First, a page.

What is Inquiry Learning?

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Inquiry learning is an umbrella term for a variety of closely related pedagogical methods in which students formulate questions, investigate to find answers, collaborate and share discoveries, come to recognize their misconceptions, build new understandings, meanings, strategies, and knowledge, communicate their learnings to others, and self-assess their work. 

Three common types of teaching and learning practices that utilize a disposition of inquiry learning are:

  • problem-based learning: learning that starts with a real world problem or task such as an ill-structured problem or case-study
  • project-based learning: students create a project or presentation as a demonstration of their understanding
  • design-based learning: learning through the working design of a solution to a complex problem.

Each of the above three types of inquiry can be further classified into three more categories, depending on how much autonomy is given to the children during the inquiryand how it is set up by the classroom teacher. The three typical types of organization are usually structured (teacher led), guided (students work collaboratively and with a great deal of independence but negotiate their work with a teacher-leader-faciilitator), or open (child-led and teacher supported).


Leaders give youth a question to answer, a way to answer the question and the necessary materials, but not the expected outcomes. Example: “Let’s investigate how many days it takes a Black Swallowtail to emerge as a butterfly from its pupa.We can raise the larvae we found in the garden to find the answer.”


Youth must figure out a way to answer a question given by the leader. Example: “I notice we see the same kind of butterflies around the garden. How do you think we can increase the variety of butterflies in our garden?”


Youth formulate the question they will investigate and determine ways to answer it. Example: Youth ask “How do the butterflies in my garden at home compare to the butterflies I see at this park?”

The common denominator is that students work on real world or simulated “real” performance tasks that requires them to do “hands on” work and make use of an integrated curriculum that pushes beyond the boundaries of traditional disciplines into seemingly unconnected areas which take a multi-disciplinary, interdisciplinary, or transdisciplinary approach.

 Inquiry Planning Template 1       Inquiry Planning Template 2

IntegratedCurriculum                  Performance Tasks

Elements of Strong Inquiry

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Inquiry was primarily developed during the discovery learning movement of the 1960s as a response to traditional forms of instruction where people were required to memorize information. The philosophy of inquiry learning has its antecedents in constructivist learning theories, such as those of Jean Piaget, John Dewey, Lev Vygotsky, Paulo Freire, and Jerome Bruner among others.

Bruner’s studies in the field of cognitive psychology led him to theorize that true learning must be spurred by interest in the material rather than tests or punishment, since we learn best when we find the knowledge we're obtaining appealing, interesting, exciting, relevant, important, or necessary. It fits with Abraham Maslow’s hierarchy of needs. ("A Theory of Human Motivation,” Psychological Review,1943’)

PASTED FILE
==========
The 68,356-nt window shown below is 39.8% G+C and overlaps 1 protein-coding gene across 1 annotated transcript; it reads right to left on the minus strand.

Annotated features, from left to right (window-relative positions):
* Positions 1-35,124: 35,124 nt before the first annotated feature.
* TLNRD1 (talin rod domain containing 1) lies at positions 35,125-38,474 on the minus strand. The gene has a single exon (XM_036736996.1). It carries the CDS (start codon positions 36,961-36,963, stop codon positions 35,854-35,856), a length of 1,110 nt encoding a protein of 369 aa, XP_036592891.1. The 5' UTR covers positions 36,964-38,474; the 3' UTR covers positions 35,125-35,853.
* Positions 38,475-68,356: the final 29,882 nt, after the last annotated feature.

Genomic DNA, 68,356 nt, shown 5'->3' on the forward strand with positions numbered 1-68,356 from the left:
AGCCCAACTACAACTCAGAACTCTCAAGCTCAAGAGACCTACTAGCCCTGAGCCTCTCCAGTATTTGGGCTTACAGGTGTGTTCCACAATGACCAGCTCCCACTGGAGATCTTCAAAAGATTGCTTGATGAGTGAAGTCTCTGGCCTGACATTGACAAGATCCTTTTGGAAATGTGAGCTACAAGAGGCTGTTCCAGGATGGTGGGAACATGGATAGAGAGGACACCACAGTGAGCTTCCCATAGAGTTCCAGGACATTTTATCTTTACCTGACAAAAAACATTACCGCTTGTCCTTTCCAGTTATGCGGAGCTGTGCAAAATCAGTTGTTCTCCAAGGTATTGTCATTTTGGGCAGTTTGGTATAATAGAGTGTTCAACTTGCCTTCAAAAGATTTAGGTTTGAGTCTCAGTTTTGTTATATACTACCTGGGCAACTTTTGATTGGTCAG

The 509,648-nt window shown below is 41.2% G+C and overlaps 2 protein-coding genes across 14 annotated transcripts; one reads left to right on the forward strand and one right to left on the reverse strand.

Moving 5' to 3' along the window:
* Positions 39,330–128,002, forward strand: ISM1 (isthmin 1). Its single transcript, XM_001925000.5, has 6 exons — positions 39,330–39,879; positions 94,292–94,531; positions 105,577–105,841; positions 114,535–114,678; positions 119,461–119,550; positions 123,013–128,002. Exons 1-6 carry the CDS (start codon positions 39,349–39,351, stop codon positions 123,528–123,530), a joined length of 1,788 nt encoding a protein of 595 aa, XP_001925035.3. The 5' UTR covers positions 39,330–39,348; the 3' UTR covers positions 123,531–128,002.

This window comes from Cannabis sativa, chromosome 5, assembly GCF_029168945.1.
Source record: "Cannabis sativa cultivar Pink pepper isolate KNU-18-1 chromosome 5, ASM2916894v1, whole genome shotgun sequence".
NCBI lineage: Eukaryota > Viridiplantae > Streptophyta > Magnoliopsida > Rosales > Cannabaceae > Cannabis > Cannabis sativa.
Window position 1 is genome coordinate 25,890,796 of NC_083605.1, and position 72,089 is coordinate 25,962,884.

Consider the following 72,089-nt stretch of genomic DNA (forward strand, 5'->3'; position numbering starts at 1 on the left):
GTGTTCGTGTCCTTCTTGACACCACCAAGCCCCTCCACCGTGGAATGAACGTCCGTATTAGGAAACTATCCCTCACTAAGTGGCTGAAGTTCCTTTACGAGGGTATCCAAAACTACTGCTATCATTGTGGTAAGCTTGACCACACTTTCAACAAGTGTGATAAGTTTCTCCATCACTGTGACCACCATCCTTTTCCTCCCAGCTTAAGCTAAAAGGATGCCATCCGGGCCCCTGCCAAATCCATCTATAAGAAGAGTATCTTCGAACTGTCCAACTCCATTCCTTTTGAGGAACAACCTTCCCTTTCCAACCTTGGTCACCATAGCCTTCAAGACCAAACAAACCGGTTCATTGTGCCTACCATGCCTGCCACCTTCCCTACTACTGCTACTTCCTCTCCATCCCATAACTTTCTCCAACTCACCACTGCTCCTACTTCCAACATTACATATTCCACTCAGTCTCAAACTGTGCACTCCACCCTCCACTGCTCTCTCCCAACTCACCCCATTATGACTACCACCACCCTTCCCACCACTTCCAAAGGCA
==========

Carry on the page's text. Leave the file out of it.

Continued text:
In 1967 Bruner, coined the term "scaffolding" to describe the way children often build on the information they have already mastered. A true instructional designer, Bruner's work points out that a learner, even of a very young age, is capable of learning any material so long as the instruction is organized appropriately. It should follow a loosely sequential process of learning by physical action (doing), developing mental images, and developing abstract or symbolic understanding.

There are eight elements of strong, inquiry-based practice. They are:


2.Deep Understanding

3.Performances of Understanding

4.Assessment, Self-Assessment, and Reflection

5.Appropriate Use of Technology

6.Connecting with Experts

7.Student Success

8.Ethical Citizenship


Steps for Planning Inquiry Instruction

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Planning for integrated instruction usually involves 4 steps:

• Teachers and students select a topic of study based on student interests, curriculum standards, and local resources.
• The teacher finds out what the students already know and helps them generate topics/questions to explore. 
• The teacher provides the students with resources, direct instruction mini-lessons for large or small groups or individuals, and opportunities to do “field work.”
• Students share their work with others in a performance task (culminating activity). Students display their exploration as well as review and evaluate their own and their classmates' projects.

Inquiry Questions  Planning Questions  Planning Resources Links to Resources


Instructional Models Which Promote Inquiry

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There are a variety of instructional models which promote the use of integrated curriculum and inquiry learning. These models include the following:

  • The BSCS 5e instructional model (Bybee, 1987),
  • The Dimensions of Learning Framework (Robert Marzano, 1992b),
  • Understanding by Design® and W.H.E.R.E.T.O. (Grant Wiggins & Jay McTighe, 1998),
  • The Inquiry Path (Joanna Villavicencio, 2000),
  • The Story-Model Framework (Susan Drake, 1993, and Kieran Egan, 1986)
  • The UIUC cyclic model of inquiry (Bertram “Chip” Bruce, University of Illinois at Urbana-Champaign, 2003),
  • The Three-Part Mathematics Lesson (John A. Van de Walle, Virginia Commonwealth University, 2003),
  • 4C-ID Model (Jeroen van Merriënboer)